VR I put in a very different league. Filmmakers aren't going to jump into that. I see it for YT uploads, simulators, training, theme parks. I think there is a market for it to tell a story but then you're better off with 3D or 180 where the focus is in a certain area and not a 360 video where you're looking all over. VR would be best for interactive setups between the viewer and the media. Not going mainstream anytime soon. I haven't pulled my VR Box out since I bought it a year ago. The gimmick of 360 videos just didn't impress me much, also having to take the case off my phone each time, low resolution, poor toggling of videos via phone etc..
It's hard to predict what will happen with 3D tech. It's been around before and gone though it never had a resurgence like the current one. I think they need to get the standards of 4K down first and then maybe 3D can come back in a 4K 3D standard. People seem to think that 4K is the answer that 3D couldn't solve so the answer is to remove 3D. I don't understand that because they're still two very different experiences. One is still 2D just with higher resolution, the other is stereoscopic viewing, the same as we see the world with two eyes. I think 3D will be back because it has a long history of use before Avatar or LG or Sony had anything to say about it. IMAX had been using 3D since the early 90's already.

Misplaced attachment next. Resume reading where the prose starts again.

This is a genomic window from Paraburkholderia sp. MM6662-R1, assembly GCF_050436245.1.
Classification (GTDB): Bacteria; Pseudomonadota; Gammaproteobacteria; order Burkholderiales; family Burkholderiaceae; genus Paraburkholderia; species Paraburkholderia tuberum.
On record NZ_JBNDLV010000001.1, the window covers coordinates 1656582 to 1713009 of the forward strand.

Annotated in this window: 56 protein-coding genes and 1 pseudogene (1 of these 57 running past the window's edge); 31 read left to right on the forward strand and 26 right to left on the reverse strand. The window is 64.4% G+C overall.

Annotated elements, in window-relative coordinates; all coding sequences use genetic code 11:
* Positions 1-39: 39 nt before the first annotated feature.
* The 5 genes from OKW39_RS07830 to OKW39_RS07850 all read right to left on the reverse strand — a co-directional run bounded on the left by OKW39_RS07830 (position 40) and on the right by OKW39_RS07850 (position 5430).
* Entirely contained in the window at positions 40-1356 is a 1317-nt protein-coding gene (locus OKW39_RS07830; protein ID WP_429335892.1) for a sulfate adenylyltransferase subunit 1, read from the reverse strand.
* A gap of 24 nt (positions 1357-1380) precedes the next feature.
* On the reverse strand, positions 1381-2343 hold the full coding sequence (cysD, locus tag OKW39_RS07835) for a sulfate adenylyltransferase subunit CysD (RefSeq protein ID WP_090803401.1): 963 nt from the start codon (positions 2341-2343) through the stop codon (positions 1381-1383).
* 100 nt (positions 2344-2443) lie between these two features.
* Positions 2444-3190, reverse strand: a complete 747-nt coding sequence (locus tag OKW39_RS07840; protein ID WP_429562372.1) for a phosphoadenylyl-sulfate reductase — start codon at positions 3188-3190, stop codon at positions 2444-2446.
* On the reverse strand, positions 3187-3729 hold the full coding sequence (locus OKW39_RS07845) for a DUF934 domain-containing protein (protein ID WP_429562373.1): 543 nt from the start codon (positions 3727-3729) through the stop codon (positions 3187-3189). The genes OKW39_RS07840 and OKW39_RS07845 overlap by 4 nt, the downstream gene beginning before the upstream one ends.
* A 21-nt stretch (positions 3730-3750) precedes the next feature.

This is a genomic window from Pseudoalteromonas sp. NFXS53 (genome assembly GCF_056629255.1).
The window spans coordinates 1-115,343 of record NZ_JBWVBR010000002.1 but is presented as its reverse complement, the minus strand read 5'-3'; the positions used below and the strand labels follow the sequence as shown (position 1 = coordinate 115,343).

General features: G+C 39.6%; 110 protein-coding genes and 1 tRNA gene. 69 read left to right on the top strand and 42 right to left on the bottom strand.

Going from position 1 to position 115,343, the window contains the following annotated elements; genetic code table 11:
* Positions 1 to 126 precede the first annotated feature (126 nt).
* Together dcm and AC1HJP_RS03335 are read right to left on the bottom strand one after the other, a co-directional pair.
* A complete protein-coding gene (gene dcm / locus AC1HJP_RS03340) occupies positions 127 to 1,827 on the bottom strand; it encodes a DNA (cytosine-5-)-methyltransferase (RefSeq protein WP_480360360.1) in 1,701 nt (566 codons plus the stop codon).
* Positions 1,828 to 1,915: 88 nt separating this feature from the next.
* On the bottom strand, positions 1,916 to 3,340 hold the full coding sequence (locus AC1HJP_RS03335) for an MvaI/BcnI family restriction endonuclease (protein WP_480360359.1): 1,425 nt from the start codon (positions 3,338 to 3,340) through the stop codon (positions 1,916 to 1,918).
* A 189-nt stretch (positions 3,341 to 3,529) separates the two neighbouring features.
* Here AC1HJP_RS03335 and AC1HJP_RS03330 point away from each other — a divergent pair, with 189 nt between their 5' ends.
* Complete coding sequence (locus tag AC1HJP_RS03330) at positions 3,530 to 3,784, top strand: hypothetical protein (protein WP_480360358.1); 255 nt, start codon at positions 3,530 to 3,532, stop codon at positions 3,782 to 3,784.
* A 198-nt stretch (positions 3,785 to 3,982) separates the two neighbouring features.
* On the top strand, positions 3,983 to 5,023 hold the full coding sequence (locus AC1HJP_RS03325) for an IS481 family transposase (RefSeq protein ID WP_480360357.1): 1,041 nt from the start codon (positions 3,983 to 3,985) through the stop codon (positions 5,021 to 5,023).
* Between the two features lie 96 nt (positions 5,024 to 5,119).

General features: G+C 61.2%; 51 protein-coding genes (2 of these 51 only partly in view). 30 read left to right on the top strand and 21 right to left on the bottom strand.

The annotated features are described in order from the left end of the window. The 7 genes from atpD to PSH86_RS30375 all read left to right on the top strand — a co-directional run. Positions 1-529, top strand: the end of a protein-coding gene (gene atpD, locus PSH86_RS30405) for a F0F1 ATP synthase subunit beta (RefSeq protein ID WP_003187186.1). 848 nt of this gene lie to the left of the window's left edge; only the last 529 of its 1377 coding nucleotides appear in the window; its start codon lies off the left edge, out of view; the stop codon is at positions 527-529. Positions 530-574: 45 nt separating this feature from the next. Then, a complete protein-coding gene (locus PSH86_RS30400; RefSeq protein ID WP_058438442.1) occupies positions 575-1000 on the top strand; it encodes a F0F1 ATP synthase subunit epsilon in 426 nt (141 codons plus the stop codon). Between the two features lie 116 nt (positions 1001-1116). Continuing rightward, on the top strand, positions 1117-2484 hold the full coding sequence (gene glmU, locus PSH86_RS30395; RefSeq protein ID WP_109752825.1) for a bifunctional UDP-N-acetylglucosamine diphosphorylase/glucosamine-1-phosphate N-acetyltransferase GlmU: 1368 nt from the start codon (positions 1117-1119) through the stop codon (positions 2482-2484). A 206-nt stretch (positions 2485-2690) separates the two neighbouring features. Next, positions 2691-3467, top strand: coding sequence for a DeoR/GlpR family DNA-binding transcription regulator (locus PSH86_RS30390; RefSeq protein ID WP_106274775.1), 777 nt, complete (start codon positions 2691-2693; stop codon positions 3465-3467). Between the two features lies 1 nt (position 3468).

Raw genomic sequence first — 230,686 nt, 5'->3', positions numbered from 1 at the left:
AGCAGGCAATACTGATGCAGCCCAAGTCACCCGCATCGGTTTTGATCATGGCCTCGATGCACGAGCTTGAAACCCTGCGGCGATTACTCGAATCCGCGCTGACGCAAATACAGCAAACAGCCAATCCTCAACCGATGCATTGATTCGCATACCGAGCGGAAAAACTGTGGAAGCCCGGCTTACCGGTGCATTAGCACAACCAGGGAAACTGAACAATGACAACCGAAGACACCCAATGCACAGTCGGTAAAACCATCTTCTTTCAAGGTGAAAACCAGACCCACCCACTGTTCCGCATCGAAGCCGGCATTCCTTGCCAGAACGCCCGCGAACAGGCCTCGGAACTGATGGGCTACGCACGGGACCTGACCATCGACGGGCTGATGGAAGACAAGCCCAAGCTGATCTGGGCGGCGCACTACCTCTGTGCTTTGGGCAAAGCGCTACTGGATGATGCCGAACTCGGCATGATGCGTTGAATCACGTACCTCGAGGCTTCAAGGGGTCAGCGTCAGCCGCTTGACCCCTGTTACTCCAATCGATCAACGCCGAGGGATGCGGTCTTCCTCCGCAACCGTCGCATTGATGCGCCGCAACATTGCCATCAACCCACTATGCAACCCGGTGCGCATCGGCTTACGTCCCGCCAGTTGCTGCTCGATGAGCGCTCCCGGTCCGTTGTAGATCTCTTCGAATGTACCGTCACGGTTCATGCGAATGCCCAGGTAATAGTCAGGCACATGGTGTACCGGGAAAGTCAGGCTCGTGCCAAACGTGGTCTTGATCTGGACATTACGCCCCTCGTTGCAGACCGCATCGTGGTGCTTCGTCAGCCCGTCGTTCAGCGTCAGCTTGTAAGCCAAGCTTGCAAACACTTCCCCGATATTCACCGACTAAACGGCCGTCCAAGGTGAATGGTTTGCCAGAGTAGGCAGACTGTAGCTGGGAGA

The other reason is there are forward-thinking pioneers that use 3D, like Cameron, Jackson and Scott who understand that 3D is more immersive and are always looking for ways to make the experience better. The standards for home theater and even the theaters aren't able to keep up so it's no wonder we're so far behind what is possible. For instance a standard Blu ray's limitation of 24 fps for 3D (unless you want to drop to 720p). HDR, while I still think it looks a bit awkward in films like The Hobbit, do solve some problems for 3D like judder and motion blurring, though sometimes they use those elements to hide background anomalies.
We're at a point where 4K is going to be the main focus for awhile. For how long, I don't know. I know the answer isn't 8K. They're going to try it, just wait and see. 8K is 32 megapixels of resolution, way more than your eyes can see seated in a living room with a 50 or 60" display. But Avatar is supposed to be released next year, 3D movies releasing to theater remain consistent. I think by now if studios saw a decline they would pull the 3D conversions. Although I have noticed that 3D showings are now limited, usually only one smaller theater.
The cause of all of this was the unnecessary hype that came from Avatar. It drove the industry wild with 3D expectations into every market, like phones, games, printers, broadcast, movies, some of those worked, others didn't. Then everyone blames a lack of consumer interest for home 3D for whatever reasons, glasses, headaches, on and on. Well, 3D isn't for everyone or everything, that's certain. As soon as they realize that it will be better for everyone. Make the technology there for those that want it, if you don't: don't use it.
3D monitors, if they're 1080p, which I expect they are, are also getting left behind with the transition to 4K. Gamers like the best resolution and the game manufacturers will make them highest resolution possible so 3D will be gone from that too. I booted up my old computer from 10 years ago and loaded up a game called Nanosaur I had installed on it. It has a anaglyph 3D mode, not exactly the best graphics but 3D just keeps coming back.
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